Planting grass hedges could be the answer to successfully bringing some United States Conservation Reserve Program land back into production.
Researchers at the Agricultural Research Service have found that grass hedges can help farmers preserve soil and protect water quality by trapping sediment that would otherwise be washed away by field runoff.
Their findings are based on a series of studies conducted over 13 years to assess the effectiveness of grass hedges for erosion control in wide or ultra-narrow-row conventional tillage or no-till cotton systems.
The researchers established single-row continuous swaths of miscanthus, a tall perennial grass, across the lower ends of 72-foot-long plots with a five per cent slope.
The hedges eventually became a yard wide and were clipped two to three times every year after the grass was 5 to 6.5 feet tall.
The scientists found that the ability of the hedges to trap sediment increased as the hedges matured.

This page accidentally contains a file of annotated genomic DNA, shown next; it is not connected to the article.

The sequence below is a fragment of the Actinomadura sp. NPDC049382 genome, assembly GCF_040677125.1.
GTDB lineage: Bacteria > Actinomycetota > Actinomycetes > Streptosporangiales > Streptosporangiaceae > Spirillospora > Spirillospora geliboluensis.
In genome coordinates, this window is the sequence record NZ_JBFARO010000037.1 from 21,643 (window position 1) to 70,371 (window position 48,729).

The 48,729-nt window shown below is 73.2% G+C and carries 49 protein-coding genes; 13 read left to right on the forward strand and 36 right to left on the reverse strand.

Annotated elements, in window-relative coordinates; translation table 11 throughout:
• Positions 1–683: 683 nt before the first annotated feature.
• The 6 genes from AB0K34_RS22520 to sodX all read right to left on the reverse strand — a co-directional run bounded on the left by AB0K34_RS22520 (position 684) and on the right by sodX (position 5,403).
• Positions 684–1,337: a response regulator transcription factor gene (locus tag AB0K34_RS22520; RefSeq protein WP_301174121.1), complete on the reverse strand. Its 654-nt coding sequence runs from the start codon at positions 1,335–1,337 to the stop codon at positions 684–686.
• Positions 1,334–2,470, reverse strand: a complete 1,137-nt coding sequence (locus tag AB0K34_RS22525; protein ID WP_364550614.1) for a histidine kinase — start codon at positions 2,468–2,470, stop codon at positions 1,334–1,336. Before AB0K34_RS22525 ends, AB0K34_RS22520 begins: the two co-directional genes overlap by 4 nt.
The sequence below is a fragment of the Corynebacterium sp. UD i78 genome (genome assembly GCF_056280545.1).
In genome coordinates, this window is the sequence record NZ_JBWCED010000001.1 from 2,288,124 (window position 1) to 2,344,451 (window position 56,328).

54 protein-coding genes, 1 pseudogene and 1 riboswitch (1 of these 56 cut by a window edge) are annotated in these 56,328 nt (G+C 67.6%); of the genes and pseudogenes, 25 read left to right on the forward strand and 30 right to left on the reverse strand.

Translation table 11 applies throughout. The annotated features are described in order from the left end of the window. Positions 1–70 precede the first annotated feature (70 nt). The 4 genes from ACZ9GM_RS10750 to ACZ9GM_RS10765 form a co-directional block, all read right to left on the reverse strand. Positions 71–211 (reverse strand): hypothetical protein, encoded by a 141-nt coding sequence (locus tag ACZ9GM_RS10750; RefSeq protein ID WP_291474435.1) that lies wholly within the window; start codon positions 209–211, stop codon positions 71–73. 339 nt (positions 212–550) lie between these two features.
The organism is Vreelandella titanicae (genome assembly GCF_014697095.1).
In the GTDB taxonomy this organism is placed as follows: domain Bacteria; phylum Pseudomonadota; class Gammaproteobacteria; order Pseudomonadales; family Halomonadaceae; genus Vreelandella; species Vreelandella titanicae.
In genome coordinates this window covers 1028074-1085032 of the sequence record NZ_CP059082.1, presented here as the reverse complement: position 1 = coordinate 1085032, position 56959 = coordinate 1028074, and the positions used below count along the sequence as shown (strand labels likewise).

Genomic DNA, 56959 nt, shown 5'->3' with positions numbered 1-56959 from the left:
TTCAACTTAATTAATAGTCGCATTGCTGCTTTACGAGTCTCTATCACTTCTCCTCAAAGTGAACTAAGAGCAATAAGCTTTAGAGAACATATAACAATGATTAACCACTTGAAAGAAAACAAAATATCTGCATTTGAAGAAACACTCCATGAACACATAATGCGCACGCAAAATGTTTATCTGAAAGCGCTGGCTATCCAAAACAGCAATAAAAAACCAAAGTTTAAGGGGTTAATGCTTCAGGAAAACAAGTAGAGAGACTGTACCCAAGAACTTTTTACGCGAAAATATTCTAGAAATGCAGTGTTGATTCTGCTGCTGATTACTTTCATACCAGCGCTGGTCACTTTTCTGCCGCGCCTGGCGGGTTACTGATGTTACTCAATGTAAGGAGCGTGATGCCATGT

The hedges were more effective at intercepting sediments that washed out of conventionally tilled fields, possibly because the eroded materials from no-till fields were composed of smaller particles.
The hedges captured approximately 90pc of eroded sediment from ultra-narrow-row conventionally tilled fields, and only about 50pc of sediment from no-till fields.
The team also found that hedge effectiveness was enhanced when clippings were allowed to accumulate uphill of the hedges.
But even if all the clippings from grass hedges over 1.5 feet tall are removed for livestock feed or bioenergy production, the hedges can still help protect against field erosion.